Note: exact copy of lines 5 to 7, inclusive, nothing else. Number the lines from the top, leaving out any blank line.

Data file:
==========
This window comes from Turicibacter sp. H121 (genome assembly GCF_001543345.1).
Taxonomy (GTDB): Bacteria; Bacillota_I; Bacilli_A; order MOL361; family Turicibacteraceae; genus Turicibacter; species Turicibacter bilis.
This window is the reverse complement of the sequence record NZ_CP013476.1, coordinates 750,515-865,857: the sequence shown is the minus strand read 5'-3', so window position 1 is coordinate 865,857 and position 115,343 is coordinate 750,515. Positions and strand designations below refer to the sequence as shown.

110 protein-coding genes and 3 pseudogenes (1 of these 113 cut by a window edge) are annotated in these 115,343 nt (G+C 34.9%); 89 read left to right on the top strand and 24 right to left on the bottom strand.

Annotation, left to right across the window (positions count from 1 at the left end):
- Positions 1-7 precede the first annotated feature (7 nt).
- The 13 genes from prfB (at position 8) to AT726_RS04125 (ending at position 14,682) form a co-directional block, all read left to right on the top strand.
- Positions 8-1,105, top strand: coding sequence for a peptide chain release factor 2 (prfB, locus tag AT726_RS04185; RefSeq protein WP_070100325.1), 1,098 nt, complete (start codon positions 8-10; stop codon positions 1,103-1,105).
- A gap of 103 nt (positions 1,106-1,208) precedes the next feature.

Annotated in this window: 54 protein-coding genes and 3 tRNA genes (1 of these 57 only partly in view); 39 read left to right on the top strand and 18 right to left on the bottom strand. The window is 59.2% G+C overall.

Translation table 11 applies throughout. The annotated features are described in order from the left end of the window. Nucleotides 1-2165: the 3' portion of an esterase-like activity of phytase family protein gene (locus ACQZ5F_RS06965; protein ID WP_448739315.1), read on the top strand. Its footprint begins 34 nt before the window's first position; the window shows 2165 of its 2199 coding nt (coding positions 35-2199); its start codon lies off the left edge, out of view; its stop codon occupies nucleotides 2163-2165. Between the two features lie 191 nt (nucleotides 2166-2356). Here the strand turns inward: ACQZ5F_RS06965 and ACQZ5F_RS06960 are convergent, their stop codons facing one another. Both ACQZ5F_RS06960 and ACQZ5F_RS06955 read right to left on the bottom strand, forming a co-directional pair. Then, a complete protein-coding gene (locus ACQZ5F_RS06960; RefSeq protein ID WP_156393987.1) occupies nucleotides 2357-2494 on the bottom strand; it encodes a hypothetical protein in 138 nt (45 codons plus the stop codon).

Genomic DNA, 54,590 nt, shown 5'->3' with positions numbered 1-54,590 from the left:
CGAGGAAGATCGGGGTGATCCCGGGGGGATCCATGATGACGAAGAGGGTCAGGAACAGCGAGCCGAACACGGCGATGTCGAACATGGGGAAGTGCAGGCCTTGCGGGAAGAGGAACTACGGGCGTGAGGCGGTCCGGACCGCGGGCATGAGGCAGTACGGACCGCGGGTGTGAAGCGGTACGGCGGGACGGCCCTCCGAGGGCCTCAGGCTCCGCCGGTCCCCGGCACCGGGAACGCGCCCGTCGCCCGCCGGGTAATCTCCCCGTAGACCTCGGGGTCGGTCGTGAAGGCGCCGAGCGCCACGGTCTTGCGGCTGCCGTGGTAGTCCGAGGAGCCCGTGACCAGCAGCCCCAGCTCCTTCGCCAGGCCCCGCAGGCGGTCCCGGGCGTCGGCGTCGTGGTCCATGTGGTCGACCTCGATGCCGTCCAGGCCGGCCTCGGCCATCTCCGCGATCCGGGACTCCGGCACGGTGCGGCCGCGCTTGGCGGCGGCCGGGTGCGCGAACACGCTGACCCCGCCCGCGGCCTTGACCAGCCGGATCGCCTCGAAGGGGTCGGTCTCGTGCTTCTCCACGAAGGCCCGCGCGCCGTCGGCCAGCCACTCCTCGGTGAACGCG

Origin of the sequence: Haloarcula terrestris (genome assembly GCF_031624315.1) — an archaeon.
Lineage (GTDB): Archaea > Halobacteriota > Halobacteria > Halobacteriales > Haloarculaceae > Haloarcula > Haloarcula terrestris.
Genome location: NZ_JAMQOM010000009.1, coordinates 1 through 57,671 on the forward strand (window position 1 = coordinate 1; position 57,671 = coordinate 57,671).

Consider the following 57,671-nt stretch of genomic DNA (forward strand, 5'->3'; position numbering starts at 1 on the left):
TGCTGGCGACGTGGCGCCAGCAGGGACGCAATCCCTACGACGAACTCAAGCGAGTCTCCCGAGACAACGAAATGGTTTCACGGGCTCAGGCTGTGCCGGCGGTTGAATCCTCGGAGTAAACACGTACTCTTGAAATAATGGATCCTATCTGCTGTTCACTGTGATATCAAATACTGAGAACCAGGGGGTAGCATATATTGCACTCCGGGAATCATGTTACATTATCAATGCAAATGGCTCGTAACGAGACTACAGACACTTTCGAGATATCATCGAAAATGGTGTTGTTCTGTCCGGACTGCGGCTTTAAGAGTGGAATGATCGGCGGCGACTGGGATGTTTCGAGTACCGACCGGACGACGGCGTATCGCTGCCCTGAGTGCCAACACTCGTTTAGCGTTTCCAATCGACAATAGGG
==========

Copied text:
Annotation, left to right across the window (positions count from 1 at the left end):
- Positions 1-7 precede the first annotated feature (7 nt).
- The 13 genes from prfB (at position 8) to AT726_RS04125 (ending at position 14,682) form a co-directional block, all read left to right on the top strand.